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An Ejoyable Read
on April 17, 2007
When last encountered, Matthew Hervey had just survived the Battle of Waterloo with distinction. He had come to the notice of Wellington and, as a reward for his services, had been appointed to Wellington's staff. Now the was is over and he is in France, expecting marriage and service with the duke. Instead, he gets sent to India on a secret mission on behalf of the Duke.
It is a mission of political intrigue for which he has not training. Worse, he is not even given all of the information that he needs; that information will be provided by a local contact. Wellington believes that the support of Hyderabad will be essential for British interests in India and Hervey is sent to maintain those relations. Instead, he finds himself in the service of a rival potentate. This is most difficult for a fundamentally honest type like him.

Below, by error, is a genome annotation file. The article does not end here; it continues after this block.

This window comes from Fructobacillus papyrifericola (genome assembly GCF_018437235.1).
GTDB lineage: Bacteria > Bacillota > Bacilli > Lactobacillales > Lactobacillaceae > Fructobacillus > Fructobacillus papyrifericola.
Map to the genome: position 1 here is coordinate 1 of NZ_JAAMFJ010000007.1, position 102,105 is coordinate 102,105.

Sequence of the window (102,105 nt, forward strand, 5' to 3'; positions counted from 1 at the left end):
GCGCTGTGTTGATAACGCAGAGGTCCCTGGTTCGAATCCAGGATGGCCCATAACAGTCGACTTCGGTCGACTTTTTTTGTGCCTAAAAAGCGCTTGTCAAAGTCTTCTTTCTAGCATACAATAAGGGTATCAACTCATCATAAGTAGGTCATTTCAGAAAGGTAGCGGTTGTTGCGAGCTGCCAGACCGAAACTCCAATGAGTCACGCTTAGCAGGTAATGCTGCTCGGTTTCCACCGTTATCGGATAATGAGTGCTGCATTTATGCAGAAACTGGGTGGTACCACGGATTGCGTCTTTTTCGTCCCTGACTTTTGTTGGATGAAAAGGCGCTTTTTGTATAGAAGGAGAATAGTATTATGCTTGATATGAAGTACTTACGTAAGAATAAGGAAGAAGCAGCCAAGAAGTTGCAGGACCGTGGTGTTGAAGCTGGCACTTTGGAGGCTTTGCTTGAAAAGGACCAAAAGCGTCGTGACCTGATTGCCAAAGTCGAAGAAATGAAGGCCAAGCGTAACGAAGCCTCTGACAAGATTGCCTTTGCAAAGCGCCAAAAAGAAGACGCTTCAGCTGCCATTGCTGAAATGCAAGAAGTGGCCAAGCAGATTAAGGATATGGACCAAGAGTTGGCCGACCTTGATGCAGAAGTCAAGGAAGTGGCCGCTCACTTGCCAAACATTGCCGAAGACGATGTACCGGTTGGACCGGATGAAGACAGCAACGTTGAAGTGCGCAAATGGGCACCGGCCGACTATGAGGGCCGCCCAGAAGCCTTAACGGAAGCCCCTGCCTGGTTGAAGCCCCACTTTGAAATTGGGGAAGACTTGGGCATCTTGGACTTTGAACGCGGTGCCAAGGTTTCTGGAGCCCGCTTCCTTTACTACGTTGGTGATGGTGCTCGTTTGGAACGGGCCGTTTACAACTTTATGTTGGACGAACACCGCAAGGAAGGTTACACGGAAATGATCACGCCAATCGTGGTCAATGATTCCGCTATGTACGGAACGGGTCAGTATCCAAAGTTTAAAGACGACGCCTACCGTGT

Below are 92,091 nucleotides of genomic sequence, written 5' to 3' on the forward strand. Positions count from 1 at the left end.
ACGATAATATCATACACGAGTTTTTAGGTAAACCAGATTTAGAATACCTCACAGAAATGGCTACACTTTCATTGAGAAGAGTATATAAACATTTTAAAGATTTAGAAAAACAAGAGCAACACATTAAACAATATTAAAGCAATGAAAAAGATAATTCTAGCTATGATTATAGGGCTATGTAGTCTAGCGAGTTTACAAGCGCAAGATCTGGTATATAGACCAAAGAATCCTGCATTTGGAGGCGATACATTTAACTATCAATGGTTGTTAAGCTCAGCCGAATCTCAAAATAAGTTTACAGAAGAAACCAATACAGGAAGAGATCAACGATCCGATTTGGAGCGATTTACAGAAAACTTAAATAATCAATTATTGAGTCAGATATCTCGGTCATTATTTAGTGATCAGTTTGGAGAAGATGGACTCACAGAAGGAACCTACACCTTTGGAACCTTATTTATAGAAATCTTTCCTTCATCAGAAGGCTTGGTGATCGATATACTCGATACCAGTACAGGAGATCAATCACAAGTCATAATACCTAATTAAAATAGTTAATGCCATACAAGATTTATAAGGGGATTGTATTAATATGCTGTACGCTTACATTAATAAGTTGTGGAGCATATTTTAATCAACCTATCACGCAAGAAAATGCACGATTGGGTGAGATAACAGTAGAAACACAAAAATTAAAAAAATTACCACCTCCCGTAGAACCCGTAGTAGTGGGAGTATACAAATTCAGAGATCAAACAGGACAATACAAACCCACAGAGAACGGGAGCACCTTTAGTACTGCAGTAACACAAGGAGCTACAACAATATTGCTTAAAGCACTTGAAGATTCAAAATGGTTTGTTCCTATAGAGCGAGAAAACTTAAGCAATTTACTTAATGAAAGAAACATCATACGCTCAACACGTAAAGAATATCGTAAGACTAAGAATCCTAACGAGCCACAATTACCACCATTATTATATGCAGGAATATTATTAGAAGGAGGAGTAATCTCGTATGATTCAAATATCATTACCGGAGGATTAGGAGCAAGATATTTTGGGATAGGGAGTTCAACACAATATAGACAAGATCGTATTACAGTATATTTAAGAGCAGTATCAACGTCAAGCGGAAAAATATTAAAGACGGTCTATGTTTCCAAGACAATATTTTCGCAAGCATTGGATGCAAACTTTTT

The "daughters" of the title do not refer to people. Instead they refer to the Nizam of Hyderabad's huge artillery pieces, the source of much of his power. These are troublesome young ladies especially when allied with the flesh and blood sons of the Nizam.
Hervey is just barely a captain. He finds himself taking on the job of a general in a foreign land. By honor, he must protect the Rajah of Chintal. By orders, he must further the interests of Hyderabad. By inclination, he would rather be back with his regiment in Europe.
It is a light and enjoyable read.